North Carolina Republicans Look To Ax Participation Trophies With New Bill
Three North Carolina Republicans are supporting efforts to do away with participation trophies in government-run youth sports leagues.
The GOP-backed bill filed on Thursday would bar local government-operated youth sports or recreation groups from giving “awards for participants based solely on their participation” and restricts awards to those “based on identified performance achievements.”
The bill is sponsored by North Carolina state Sens. Timothy D. Moffitt, Eddie D. Settle and Bobby Hanig.
The proposed ban would require the support of the state Senate, House and a signature from North Carolina Gov. Roy Cooper (D) to become law.
Hanig, in an interview with Charlotte’s WJZY, said the reason for the bill goes “past the sports.”
“What we’re not teaching our children is to be prepared for life, be prepared for failure,” said Hanig.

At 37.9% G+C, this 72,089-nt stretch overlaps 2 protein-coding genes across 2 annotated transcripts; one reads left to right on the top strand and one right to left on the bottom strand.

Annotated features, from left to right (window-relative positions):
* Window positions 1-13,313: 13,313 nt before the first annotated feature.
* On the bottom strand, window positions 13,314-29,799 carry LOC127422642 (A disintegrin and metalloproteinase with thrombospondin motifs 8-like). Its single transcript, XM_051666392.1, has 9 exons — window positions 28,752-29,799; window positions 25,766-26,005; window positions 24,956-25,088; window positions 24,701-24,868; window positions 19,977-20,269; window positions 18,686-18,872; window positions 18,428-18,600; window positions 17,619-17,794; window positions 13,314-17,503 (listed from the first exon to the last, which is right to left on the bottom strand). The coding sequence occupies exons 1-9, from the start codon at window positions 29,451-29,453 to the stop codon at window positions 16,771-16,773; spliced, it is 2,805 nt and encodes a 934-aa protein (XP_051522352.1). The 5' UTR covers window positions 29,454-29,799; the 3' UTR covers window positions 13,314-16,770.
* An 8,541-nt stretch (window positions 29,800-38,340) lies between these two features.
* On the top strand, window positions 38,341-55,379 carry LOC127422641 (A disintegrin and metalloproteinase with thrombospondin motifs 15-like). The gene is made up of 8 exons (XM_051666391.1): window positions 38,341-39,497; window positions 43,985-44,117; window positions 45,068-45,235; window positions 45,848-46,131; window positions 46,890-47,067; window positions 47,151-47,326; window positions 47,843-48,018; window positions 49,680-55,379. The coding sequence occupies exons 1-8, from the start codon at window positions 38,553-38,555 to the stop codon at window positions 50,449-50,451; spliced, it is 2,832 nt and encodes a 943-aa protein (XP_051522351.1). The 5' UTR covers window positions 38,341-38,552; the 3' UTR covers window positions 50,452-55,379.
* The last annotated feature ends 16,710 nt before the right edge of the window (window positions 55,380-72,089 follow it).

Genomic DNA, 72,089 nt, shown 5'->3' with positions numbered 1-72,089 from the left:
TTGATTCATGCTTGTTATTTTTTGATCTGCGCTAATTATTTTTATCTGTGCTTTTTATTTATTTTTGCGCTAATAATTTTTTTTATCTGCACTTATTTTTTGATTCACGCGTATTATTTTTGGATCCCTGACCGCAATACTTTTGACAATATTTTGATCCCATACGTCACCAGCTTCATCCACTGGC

He added: “When kids are growing up they’re being taught it’s OK to just be OK. You don’t have to be the best.”
The bill received criticism from North Carolina state Rep. Deb Butler (D), who emphasized in an interview with the Asheville Citizen Times that the bill impacts children and “not competitive athletics.”
“Competition is fine, and acknowledging who ran the fastest or threw the ball the farthest is all good,” Butler told the newspaper.
“But why in the world wouldn’t [we] want everyone to have that sense of community and belonging. It’s preposterous and a colossal waste of time.”
The North Carolina state legislature building in Raleigh, North Carolina. The GOP-backed bill filed on Thursday would restrict local government-operated youth sports or recreation leagues to handing out awards “based on identified performance achievements.”
It isn’t the first time that one of the bill’s co-sponsors has weighed in on sports in the state.
Moffitt introduced a bill last month that would “prohibit or restrict” people from skateboarding on public streets and roads in North Carolina’s Polk County, WRAL noted.
HuffPost did not immediately hear back from the offices of Moffitt, Settle and Hanig for comment on the proposed ban.